Starring: Teresa Wright, Joseph Cotten, Patricia Collinge
Director: Alfred Hitchcock
Running Time: 108 mins
Shadow Of A Doubt is an American film about a woman who becomes convinced that her visiting uncle isn’t who he says he is, leading their relationship to fall apart with suspicion.
This may not be one of Hitchcock’s most famous or enduring works, but there’s no denying that Shadow Of A Doubt is pure Hitchcockean fun from beginning to end, with an engrossing and thoroughly unpredictable story that’s complemented by a whole host of great performances, intriguing characters, and a mysterious atmosphere in general, all of which keeps you hooked at every moment.
Let’s start off with the story, because while Shadow Of A Doubt isn’t on a level of fame akin to Psycho, Vertigo or North By Northwest, it’s still full of all of Hitchcock’s classic traits. Following a typical story of a case of mysterious identity, the film centres on the changing emotions of a young woman as she discovers her beloved uncle may not be who she always thought.
In that, the movie is very reminiscent of the brilliant Suspicion, but with an added bonus of emotional turmoil for our main character, and as she goes through a period of immense confusion and devastation when she becomes convinced of her uncle’s real identity, there’s also a hint towards a coming-of-age story, as she grows from being a doe-eyed daughter to a more hardened, world-weary woman, as she realises that not everything around her is quite as wonderful as she always thought.
The lead performance from Teresa Wright is excellent throughout, as she proves a hugely likable presence while also juggling the difficult emotional transition from an innocent young woman to someone who becomes deeply suspicious of her own family member. Meanwhile, Joseph Cotten is great as the object of her suspicions, with enough suave charm to convince you of his identity as both a loving uncle as well as someone hiding something far darker, and in the process playing into all the classic Hitchcockean ambiguity that makes the movie such a great watch.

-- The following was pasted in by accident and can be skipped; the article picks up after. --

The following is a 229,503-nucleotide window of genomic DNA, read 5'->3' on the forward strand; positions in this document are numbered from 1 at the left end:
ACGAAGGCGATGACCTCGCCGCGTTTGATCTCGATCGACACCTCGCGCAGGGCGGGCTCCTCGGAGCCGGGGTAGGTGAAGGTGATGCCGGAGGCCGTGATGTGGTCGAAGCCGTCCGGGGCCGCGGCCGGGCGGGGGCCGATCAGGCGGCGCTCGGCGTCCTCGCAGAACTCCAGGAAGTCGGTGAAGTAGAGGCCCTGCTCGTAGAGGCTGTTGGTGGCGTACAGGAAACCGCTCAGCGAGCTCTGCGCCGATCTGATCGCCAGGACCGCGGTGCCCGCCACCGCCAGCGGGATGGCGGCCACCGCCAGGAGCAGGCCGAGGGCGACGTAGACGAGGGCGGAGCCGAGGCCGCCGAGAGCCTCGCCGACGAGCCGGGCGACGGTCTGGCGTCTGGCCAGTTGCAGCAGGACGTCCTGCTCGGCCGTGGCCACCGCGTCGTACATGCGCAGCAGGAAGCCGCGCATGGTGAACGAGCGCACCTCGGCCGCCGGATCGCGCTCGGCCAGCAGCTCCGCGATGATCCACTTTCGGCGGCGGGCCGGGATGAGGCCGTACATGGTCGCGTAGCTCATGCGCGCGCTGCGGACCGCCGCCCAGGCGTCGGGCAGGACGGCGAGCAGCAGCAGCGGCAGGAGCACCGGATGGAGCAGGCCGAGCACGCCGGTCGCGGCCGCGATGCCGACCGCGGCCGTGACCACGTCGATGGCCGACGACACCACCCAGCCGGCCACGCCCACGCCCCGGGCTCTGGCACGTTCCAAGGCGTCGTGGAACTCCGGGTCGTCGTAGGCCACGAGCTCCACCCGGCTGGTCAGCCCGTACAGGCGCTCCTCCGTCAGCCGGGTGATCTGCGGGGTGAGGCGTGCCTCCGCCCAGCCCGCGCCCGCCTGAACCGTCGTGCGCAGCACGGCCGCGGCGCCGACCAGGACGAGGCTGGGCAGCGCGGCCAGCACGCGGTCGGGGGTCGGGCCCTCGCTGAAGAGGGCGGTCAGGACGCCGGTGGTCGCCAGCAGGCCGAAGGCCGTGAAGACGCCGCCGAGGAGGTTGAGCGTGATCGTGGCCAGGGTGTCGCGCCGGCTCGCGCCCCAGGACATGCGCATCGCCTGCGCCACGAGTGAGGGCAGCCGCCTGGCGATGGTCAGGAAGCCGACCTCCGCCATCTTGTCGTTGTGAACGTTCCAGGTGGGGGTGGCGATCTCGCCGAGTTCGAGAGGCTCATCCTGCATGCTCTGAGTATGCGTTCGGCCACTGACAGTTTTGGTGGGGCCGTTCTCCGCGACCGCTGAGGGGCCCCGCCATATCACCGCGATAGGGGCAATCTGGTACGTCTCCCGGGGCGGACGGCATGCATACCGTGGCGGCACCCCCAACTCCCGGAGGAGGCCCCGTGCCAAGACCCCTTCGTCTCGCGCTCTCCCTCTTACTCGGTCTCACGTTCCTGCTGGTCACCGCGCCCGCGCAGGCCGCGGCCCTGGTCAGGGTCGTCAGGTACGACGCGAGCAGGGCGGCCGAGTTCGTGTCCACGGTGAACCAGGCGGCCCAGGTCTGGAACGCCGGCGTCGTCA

Hitchcock’s direction is as great as ever, and although many of his films from the 40s aren’t quite as lauded in the way many of his bigger productions later on are, there’s always a burning intrigue and mystery to the movie that makes it enthralling, with a screenplay that feeds enough information to you to think that everything makes sense, but with enough unpredictability to keep you on the edge of your seat, waiting for something to completely subvert everything you thought you knew.
It may not have the piercing or devastating thrills of some of the director’s greatest films, and there are moments of downtime throughout here that mean it’s not quite so breathless, but it’s that consistent intrigue that’s fostered by the excellent directing and enthralling screenplay, as well as the fantastic lead performances, that makes Shadow Of A Doubt a really entertaining and exciting watch, and that’s why I’m giving it a 7.8 overall.